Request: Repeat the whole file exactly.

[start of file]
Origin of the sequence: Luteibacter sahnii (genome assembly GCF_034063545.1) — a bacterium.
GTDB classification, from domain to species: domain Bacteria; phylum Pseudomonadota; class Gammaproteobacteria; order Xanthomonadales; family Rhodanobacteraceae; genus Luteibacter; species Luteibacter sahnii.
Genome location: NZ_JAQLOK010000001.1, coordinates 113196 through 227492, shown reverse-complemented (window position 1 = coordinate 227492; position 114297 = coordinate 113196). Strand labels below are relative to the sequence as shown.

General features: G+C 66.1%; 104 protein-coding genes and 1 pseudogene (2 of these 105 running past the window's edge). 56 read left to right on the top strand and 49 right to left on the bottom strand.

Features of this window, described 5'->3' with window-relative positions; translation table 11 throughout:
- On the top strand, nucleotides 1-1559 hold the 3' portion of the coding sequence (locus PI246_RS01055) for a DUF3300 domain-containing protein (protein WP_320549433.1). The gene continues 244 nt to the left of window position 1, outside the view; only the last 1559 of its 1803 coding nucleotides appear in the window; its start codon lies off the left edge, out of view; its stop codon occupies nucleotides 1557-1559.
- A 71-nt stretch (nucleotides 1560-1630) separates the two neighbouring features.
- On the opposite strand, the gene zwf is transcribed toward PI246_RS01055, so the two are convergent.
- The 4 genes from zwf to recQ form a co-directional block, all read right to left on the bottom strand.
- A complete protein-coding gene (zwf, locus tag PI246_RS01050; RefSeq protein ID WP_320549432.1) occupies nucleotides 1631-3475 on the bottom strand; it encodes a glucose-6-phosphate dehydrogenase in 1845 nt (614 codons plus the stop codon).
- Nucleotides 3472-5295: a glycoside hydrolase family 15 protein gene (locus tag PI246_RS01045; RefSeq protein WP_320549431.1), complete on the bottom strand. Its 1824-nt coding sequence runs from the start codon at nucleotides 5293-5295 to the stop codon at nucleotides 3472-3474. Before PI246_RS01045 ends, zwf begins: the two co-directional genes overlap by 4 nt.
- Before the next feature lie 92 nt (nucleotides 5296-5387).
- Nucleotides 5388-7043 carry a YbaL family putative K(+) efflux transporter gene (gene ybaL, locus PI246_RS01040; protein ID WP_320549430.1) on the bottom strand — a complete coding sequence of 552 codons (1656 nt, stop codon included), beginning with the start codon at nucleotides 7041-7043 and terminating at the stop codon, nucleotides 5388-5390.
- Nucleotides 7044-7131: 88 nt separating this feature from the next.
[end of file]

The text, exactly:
Origin of the sequence: Luteibacter sahnii (genome assembly GCF_034063545.1) — a bacterium.
GTDB classification, from domain to species: domain Bacteria; phylum Pseudomonadota; class Gammaproteobacteria; order Xanthomonadales; family Rhodanobacteraceae; genus Luteibacter; species Luteibacter sahnii.
Genome location: NZ_JAQLOK010000001.1, coordinates 113196 through 227492, shown reverse-complemented (window position 1 = coordinate 227492; position 114297 = coordinate 113196). Strand labels below are relative to the sequence as shown.

General features: G+C 66.1%; 104 protein-coding genes and 1 pseudogene (2 of these 105 running past the window's edge). 56 read left to right on the top strand and 49 right to left on the bottom strand.

Features of this window, described 5'->3' with window-relative positions; translation table 11 throughout:
- On the top strand, nucleotides 1-1559 hold the 3' portion of the coding sequence (locus PI246_RS01055) for a DUF3300 domain-containing protein (protein WP_320549433.1). The gene continues 244 nt to the left of window position 1, outside the view; only the last 1559 of its 1803 coding nucleotides appear in the window; its start codon lies off the left edge, out of view; its stop codon occupies nucleotides 1557-1559.
- A 71-nt stretch (nucleotides 1560-1630) separates the two neighbouring features.
- On the opposite strand, the gene zwf is transcribed toward PI246_RS01055, so the two are convergent.
- The 4 genes from zwf to recQ form a co-directional block, all read right to left on the bottom strand.
- A complete protein-coding gene (zwf, locus tag PI246_RS01050; RefSeq protein ID WP_320549432.1) occupies nucleotides 1631-3475 on the bottom strand; it encodes a glucose-6-phosphate dehydrogenase in 1845 nt (614 codons plus the stop codon).
- Nucleotides 3472-5295: a glycoside hydrolase family 15 protein gene (locus tag PI246_RS01045; RefSeq protein WP_320549431.1), complete on the bottom strand. Its 1824-nt coding sequence runs from the start codon at nucleotides 5293-5295 to the stop codon at nucleotides 3472-3474. Before PI246_RS01045 ends, zwf begins: the two co-directional genes overlap by 4 nt.
- Before the next feature lie 92 nt (nucleotides 5296-5387).
- Nucleotides 5388-7043 carry a YbaL family putative K(+) efflux transporter gene (gene ybaL, locus PI246_RS01040; protein ID WP_320549430.1) on the bottom strand — a complete coding sequence of 552 codons (1656 nt, stop codon included), beginning with the start codon at nucleotides 7041-7043 and terminating at the stop codon, nucleotides 5388-5390.
- Nucleotides 7044-7131: 88 nt separating this feature from the next.